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Oldbury Rock Shelters

Cave / Rock Shelter


Regarding the rock shelters, we learned a lot from local archaeologist Angela Muthana, and from Sir Edward Harrison's article 'Oldbury Hill, Ightham' in Archaeologia Cantiana (45, 1933, pp. 142-161), most of which corrected what we had through we knew before. Mesolithic tools have been found around the area, and people may have sheltered under Oldbury Hill's rocks in that period, but the rock shelters are most closely associated with the very end of the Middle Palaeolithic, specifically about 60,000-40,000 years ago, and thus with Neandertals, as there were no Homo Sapiens here at the time.

The discovery was made by Benjamin Harrison (1837-1921), the grocer in the nearby village of Ightham. He had found many ancient tools around Ightham, but realized that they were particularly associated with the hill and its outcrops of greenstone (so coloured because of it contains glauconite, that turns a slight green on exposure to the air). These greenstone rocks overlay a softer sandstone, that, when exposed, were liable to greater erosion than the harder rock above, leading to the greenstone overhanging a space below and forming shelters. In two spots, small caves had been dug into the sandstone as well, though at what period it is difficult to say.

In 1870, Harrison was electrified by seeing the London exhibition of Neandertal finds from Le Moustier, France. He recognized the similarity of the tools to those from Ightham, and reasoned that the rocks of Oldbury Hill may have been home to Neandertals just as the cave of Le Moustier had been. His great discovery, in 1890 with help from the British Association for the Advancement of Science, was a Neandertal flint-scatter at Mount Pleasant, on the slopes the north-eastern side of the hill (the precise site of which has not been rediscovered, despite several archaeological digs), directly below a rocky outcrop that is now much reduced by 19th century quarrying. Here, he found '49 well-finished implements or portions of them and 648 waste flakes have been found at this spot, leading', as he wrote in his report (co-authored by Dr John Evans, father of Sir Arthur, Dr Joseph Prestwich, who lived at nearby Shoreham, and H.G. Seeley), 'to the supposition either that this was the frontage of a rock shelter, or that the material had slipped down from above'.

It is on this basis that Harrison reasoned that the Neandertals, like those of Le Moustier, had made flint tools here and would most likely have sheltered under the rocks. That is the sum total of the evidence: no Neandertal remains have been found at the rock shelter. The rock shelter is on the edge of the hill's plateau (and the edge of the hillfort: the fortifications at this point have been largely destroyed by the 19th century quarrying). There are several other points around the hillfort where there are exposed rocks: some of these may have been shelters as well. A considerable cave (5' high and about 14 or 20 yards deep) used to exist on the south east side of the hill, presumably partly, at least, burrowed out by humans, but this was destroyed by quarrying. However, some of the rocks we see now may only have been exposed when the hillfort was made. What looks like a good shelter, on the right of the path going up to the ramparts from the top of Oldbury Lane, and which could easily be mistaken for an ancient rock shelter, may actually have been exposed only when the path and nearby steps were cut by the Victorians.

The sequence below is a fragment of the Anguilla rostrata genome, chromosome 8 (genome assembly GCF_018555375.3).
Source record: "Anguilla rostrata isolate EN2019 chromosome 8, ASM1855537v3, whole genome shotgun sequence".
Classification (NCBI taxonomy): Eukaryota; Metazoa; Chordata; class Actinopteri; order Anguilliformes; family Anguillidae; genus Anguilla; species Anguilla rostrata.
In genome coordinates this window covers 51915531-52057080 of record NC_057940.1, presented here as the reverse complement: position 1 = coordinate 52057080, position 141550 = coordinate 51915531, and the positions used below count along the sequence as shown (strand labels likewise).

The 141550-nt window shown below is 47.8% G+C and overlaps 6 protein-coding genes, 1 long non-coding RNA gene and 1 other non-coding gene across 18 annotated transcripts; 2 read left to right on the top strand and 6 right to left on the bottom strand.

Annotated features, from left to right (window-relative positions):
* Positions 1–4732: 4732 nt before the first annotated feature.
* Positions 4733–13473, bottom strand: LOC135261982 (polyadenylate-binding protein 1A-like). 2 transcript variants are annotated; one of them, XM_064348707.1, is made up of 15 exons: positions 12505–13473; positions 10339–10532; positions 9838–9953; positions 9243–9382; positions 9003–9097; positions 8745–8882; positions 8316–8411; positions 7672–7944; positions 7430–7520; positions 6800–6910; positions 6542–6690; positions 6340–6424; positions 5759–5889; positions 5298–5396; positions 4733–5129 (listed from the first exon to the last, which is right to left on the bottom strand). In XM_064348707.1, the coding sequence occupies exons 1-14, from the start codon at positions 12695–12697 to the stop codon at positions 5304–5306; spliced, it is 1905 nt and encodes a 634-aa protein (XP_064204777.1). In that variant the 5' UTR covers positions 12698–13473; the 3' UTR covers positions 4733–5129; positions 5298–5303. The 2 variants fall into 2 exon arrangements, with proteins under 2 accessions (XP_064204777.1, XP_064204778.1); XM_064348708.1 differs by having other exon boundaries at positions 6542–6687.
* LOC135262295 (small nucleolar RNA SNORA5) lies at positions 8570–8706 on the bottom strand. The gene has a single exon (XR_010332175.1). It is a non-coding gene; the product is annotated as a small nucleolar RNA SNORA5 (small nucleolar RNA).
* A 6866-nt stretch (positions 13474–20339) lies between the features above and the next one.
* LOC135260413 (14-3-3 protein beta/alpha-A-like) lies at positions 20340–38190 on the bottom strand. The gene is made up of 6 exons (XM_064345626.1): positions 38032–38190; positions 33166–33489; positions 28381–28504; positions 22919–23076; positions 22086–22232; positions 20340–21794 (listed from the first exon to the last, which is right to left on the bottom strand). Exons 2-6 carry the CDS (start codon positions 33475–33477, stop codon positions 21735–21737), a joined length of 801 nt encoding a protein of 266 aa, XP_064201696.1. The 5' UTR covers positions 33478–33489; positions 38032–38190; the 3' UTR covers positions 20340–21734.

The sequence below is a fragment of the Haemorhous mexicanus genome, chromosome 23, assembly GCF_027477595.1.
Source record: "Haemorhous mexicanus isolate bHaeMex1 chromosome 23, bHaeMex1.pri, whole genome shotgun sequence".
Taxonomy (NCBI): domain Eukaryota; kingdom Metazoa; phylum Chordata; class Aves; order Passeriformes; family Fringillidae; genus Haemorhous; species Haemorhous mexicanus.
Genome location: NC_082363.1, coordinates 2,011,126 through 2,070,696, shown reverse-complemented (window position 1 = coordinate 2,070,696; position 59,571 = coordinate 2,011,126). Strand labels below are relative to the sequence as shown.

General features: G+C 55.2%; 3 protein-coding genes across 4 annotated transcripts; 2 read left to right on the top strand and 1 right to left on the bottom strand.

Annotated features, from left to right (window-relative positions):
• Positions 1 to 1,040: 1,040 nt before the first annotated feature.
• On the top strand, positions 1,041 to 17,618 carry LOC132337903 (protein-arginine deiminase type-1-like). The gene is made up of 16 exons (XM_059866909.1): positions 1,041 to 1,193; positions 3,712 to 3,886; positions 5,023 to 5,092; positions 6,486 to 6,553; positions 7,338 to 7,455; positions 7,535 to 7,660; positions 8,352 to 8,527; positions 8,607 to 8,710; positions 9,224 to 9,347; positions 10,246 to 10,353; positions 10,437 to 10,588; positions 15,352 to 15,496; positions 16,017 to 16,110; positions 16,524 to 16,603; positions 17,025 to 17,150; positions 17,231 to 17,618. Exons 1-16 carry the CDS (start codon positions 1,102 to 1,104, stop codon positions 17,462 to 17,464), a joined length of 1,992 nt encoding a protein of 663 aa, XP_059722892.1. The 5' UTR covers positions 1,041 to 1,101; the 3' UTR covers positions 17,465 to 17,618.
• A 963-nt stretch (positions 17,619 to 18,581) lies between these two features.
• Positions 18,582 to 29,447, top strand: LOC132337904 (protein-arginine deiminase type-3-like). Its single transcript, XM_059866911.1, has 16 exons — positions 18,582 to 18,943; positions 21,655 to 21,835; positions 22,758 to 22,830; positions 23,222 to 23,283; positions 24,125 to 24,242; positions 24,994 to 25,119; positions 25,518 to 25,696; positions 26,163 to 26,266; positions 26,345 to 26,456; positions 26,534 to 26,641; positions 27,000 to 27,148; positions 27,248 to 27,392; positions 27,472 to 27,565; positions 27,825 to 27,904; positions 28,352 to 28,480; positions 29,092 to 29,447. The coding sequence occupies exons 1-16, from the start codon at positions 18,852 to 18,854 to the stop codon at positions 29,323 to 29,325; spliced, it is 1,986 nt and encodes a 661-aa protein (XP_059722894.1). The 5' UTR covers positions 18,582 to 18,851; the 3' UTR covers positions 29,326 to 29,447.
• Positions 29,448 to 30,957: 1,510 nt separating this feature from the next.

Oldbury Hill is within easy striking distance of London. It has impressive Iron Age fortifications, and is closely linked to Neandertals. Who needs Time Machines?
Anthony Adolph Posted by Anthony Adolph
26th April 2010ce
Edited 26th April 2010ce

Comments (1)

After a struggle and referring back to map sites we found both of these shelters today.
The Latitude and Longtitude published were only out by 60 yards which I found amazing.

Worth the effort and the climb
Posted by deepeedee
9th May 2013ce
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